1. Turn Off Your Phone
There will be passengers on their phone for potential emergency calls, and eyeballs on most rides. Thus, that element of safety will always be there. There is a fantastic feeling you get completely unplugging, especially if you’re taking it on your way to work or a date. You will feel more rested without having to battle turbulence to see the phone correctly, the hunch you need to cover your screen from others, and the stress of what the notifications might say. Turn your phone off and just breathe. Look out the window, and you’ll always see something interesting. It’s great.
2. Take the Aisle Seat
For some reason, the aisle seats seem to be designated for “bums.” However, most people who have the ‘bum’ aesthetic aren’t bums. In fact, they’re the most interesting people you’ll meet on your ride. Additionally, aisle seats offer more leg space. I’m a big proponent of leg space. De-stigmatize the bum space. Do it. Make it a movement. Let’s go big.
3. No Loud Phone Calls/No Loud Talking
Nothing is more annoying than talking loudly, especially on the phone. It’s rough. The discomfort will definitely come back towards you in the states that you will receive. Lots of stares. There’s something deep-seated about our anguish towards loud talkers in closed spaces. I think it’s because it’s inescapable as if a physical representation of the walls closing in on us.
4. Cover The Cough
No half coughs. None. Zilch. Full covered coughs. People will be happy. When COVID-19 has passed, continue the practice if you feel a cough get the elbow ready pronto.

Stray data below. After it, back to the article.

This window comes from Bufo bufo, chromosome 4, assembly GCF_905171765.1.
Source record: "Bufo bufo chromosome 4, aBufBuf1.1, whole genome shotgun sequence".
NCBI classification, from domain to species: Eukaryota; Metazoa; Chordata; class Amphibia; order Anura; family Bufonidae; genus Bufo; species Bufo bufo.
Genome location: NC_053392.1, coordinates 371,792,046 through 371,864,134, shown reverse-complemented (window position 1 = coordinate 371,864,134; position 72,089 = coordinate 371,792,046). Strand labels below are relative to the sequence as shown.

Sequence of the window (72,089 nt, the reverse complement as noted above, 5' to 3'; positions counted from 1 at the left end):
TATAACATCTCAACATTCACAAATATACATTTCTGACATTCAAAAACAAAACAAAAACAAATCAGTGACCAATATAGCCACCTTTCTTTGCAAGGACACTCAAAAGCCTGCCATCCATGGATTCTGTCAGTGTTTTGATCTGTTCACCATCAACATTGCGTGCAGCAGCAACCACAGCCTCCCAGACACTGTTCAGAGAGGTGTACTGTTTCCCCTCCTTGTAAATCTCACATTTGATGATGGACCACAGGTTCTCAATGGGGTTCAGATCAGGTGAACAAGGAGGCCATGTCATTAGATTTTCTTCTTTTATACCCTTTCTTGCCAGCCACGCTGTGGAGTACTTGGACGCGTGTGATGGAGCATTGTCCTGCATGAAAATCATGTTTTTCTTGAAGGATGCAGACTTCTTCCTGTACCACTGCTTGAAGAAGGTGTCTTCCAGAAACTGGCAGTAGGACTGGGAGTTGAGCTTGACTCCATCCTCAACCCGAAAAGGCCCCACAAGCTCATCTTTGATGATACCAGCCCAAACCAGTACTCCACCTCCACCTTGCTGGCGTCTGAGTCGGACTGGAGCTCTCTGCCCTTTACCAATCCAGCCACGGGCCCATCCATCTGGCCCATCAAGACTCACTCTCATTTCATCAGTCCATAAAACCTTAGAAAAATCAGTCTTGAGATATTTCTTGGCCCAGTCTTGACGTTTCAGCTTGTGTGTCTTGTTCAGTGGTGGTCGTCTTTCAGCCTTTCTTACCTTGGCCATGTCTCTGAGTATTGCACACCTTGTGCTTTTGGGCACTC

5. Check the Schedule One Day Before
Although it may seem like overkill, the amount of little problems that occur is exponentially higher than you think. It happens to me once a week. By checking twice, you can prepare in advance. A great mentor of mine once used the expression “there are always boxes in the road” for a squabble he had with his wife about leaving early, only to find boxes from a truck in the middle of the road. Checking once prior and then once a day will avoid being unprepared for little things such as maintenance, scheduling, delays, holidays, and emergency issues.
Bonus - Befriend the Bus Driver
We may have the world in our pocket, but we still live in a community. If you treat the bus driver as a human, you’ll enter into the beginning of a 90s movie where the bus driver always has something to say that will help you on your journey through life. Not to mention, it can be a tough job, and we need them! So let us try to keep drivers happy and acknowledge their vitality - regular passengers or not.
About THE AUTHOR
Myles is a classic west coast ‘car guy’ with a passion for classic Chrysler vehicles. Myles is a musician and writer during the week, and a Junkyard Mob contributor on weekends.Read more about Myles Klein